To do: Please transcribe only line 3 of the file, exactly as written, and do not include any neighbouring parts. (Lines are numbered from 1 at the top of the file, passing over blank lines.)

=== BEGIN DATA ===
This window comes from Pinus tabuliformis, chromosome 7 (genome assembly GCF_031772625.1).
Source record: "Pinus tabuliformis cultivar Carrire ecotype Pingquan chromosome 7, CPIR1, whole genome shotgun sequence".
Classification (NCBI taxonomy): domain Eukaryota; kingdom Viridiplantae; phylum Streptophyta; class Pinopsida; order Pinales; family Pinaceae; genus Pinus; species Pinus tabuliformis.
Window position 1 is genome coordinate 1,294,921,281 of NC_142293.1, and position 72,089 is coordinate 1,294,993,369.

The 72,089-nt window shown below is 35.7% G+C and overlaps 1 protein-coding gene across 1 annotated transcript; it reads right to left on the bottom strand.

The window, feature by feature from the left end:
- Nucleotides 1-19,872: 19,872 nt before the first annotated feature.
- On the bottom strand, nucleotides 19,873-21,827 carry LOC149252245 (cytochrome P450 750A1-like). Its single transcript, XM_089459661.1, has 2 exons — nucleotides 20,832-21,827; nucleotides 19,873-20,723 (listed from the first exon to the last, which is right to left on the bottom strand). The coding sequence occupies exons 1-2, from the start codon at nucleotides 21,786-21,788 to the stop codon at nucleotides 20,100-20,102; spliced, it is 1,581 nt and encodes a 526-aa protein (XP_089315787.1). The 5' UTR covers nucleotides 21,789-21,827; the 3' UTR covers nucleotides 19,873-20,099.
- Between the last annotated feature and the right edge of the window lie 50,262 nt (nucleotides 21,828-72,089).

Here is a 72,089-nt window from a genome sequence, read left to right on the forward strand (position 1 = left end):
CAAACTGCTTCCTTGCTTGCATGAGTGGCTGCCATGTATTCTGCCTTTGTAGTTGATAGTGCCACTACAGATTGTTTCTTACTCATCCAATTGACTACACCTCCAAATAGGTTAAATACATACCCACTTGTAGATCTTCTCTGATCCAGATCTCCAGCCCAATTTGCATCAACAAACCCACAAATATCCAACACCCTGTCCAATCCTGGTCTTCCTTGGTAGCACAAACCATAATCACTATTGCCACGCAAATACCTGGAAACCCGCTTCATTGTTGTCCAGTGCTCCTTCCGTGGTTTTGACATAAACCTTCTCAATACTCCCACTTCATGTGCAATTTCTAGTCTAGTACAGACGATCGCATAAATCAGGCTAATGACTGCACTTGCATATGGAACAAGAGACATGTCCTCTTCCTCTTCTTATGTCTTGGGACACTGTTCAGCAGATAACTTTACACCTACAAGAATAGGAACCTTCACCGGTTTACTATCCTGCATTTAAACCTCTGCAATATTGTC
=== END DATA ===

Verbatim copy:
Classification (NCBI taxonomy): domain Eukaryota; kingdom Viridiplantae; phylum Streptophyta; class Pinopsida; order Pinales; family Pinaceae; genus Pinus; species Pinus tabuliformis.